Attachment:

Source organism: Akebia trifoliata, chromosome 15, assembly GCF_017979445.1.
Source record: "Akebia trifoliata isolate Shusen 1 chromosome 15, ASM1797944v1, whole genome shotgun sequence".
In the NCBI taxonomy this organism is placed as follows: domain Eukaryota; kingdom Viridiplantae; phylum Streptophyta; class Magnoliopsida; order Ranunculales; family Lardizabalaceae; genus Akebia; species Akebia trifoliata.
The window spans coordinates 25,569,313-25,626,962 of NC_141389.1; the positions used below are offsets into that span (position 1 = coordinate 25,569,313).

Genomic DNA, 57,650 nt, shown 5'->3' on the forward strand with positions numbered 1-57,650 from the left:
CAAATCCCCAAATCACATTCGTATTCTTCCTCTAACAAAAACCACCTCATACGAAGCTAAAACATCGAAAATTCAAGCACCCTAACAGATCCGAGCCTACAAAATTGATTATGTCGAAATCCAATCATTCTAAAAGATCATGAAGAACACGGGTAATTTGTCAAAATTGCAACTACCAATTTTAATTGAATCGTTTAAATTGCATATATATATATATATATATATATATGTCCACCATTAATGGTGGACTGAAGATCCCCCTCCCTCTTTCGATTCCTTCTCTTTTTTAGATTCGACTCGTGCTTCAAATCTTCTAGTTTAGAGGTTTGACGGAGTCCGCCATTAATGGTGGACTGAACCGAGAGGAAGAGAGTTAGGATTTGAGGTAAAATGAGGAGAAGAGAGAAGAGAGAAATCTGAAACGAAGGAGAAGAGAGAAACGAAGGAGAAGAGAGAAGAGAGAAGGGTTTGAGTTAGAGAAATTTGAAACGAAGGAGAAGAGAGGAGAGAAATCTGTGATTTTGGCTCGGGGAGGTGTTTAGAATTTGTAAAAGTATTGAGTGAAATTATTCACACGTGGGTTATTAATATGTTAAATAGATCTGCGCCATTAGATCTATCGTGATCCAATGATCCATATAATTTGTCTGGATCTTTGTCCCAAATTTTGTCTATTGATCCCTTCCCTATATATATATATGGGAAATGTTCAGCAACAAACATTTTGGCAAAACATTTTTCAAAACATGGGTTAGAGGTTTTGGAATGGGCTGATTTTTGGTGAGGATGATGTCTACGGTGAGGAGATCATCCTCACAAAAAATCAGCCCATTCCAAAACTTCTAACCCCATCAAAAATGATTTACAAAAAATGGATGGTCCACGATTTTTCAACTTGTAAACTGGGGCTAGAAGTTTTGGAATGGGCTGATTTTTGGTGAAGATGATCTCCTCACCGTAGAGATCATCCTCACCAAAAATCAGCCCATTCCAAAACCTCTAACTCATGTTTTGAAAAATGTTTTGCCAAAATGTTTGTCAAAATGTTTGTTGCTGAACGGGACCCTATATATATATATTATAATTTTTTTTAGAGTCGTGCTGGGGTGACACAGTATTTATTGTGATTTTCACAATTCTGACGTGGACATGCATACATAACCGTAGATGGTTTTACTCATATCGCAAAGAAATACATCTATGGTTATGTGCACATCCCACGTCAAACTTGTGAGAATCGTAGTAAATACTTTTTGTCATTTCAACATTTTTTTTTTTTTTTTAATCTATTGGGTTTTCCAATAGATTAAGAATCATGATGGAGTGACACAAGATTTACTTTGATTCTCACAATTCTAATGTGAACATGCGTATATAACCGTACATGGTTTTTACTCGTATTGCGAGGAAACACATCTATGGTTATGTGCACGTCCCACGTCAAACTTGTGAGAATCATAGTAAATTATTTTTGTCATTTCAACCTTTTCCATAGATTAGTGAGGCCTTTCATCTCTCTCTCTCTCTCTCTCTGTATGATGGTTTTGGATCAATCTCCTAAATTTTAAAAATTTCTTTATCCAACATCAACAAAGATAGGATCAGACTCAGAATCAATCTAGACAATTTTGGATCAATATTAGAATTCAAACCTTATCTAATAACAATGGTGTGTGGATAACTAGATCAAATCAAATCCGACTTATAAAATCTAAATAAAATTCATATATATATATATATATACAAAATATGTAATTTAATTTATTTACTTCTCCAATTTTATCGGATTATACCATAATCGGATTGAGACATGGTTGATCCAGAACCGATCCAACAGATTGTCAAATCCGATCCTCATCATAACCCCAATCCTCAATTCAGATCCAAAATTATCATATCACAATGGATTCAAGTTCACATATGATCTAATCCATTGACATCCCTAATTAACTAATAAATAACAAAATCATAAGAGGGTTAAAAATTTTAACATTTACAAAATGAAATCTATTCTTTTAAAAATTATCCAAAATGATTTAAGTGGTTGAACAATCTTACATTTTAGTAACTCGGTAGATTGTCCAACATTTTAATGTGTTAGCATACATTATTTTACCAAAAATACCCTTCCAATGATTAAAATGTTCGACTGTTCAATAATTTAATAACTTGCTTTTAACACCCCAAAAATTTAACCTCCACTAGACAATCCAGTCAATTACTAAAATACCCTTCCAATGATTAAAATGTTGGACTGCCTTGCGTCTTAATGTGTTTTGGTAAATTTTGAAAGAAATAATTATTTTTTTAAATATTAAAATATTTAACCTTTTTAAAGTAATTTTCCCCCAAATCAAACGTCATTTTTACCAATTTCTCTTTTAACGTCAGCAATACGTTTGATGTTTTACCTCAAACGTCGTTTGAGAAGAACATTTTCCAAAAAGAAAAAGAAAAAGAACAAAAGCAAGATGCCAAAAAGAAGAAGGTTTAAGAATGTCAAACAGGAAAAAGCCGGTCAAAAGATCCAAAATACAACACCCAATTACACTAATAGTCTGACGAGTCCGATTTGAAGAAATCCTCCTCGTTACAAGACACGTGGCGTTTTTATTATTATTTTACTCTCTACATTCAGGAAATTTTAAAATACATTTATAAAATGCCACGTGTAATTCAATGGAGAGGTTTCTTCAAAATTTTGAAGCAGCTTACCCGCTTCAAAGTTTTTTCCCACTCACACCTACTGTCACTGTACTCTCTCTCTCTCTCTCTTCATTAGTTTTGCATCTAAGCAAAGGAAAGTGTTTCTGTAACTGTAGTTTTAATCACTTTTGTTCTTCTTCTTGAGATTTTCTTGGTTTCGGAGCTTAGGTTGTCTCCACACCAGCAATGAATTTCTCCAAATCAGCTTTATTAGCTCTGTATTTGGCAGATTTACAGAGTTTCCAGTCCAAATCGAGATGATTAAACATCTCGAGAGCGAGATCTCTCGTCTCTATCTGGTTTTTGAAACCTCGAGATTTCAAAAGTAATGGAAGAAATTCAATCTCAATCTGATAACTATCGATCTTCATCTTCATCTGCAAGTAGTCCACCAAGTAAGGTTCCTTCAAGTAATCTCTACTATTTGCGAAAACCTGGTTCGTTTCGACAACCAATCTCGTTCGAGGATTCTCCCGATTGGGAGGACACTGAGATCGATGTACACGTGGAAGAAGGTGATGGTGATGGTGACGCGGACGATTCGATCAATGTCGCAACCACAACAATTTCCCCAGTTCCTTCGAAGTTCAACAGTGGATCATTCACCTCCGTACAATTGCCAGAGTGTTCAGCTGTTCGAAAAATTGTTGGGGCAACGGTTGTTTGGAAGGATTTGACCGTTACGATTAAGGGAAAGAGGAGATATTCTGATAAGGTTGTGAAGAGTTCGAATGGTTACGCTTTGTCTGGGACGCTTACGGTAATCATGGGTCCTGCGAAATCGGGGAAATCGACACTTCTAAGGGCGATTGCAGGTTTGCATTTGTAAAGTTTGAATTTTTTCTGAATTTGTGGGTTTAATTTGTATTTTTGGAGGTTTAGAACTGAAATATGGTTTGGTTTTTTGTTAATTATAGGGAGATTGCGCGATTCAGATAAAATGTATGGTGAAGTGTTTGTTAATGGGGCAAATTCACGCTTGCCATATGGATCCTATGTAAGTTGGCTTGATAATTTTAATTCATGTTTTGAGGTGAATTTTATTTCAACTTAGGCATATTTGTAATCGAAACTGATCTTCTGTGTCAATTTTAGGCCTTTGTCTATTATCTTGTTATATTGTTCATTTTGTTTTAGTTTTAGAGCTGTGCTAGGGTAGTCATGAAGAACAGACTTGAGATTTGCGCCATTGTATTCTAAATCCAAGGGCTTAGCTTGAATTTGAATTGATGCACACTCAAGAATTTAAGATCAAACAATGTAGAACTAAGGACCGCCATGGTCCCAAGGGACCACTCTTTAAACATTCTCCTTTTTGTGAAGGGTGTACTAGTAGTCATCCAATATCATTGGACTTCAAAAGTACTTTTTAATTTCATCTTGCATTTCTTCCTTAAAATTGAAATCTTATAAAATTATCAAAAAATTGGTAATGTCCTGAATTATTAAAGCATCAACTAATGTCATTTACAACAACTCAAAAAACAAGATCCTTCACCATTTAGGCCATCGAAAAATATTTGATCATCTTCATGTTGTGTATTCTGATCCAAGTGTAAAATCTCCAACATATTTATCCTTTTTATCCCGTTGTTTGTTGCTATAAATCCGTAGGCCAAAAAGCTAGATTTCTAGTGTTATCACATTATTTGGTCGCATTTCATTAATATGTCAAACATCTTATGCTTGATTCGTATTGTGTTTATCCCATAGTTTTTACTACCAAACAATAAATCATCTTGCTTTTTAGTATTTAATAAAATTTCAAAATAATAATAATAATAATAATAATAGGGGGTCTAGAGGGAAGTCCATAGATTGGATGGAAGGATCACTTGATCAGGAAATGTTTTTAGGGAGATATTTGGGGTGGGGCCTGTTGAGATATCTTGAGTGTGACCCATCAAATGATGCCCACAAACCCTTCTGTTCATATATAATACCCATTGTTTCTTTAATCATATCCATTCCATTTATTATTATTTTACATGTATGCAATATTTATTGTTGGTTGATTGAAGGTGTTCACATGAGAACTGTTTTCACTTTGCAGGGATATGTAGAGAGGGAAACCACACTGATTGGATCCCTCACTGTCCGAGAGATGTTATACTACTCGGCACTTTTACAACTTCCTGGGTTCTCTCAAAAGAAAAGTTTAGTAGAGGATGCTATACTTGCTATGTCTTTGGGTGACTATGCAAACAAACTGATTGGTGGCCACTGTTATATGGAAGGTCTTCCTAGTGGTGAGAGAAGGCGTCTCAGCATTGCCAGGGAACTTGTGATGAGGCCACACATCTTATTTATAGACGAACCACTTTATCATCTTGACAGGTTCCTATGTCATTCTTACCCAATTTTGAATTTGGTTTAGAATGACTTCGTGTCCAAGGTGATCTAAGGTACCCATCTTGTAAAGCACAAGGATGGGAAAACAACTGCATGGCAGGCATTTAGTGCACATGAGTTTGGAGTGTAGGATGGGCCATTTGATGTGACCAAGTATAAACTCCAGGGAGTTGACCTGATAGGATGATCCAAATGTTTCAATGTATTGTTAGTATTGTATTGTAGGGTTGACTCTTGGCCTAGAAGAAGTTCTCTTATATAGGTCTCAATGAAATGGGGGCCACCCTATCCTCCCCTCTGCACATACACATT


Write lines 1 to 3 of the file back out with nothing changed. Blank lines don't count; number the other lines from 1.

Source organism: Akebia trifoliata, chromosome 15, assembly GCF_017979445.1.
Source record: "Akebia trifoliata isolate Shusen 1 chromosome 15, ASM1797944v1, whole genome shotgun sequence".
In the NCBI taxonomy this organism is placed as follows: domain Eukaryota; kingdom Viridiplantae; phylum Streptophyta; class Magnoliopsida; order Ranunculales; family Lardizabalaceae; genus Akebia; species Akebia trifoliata.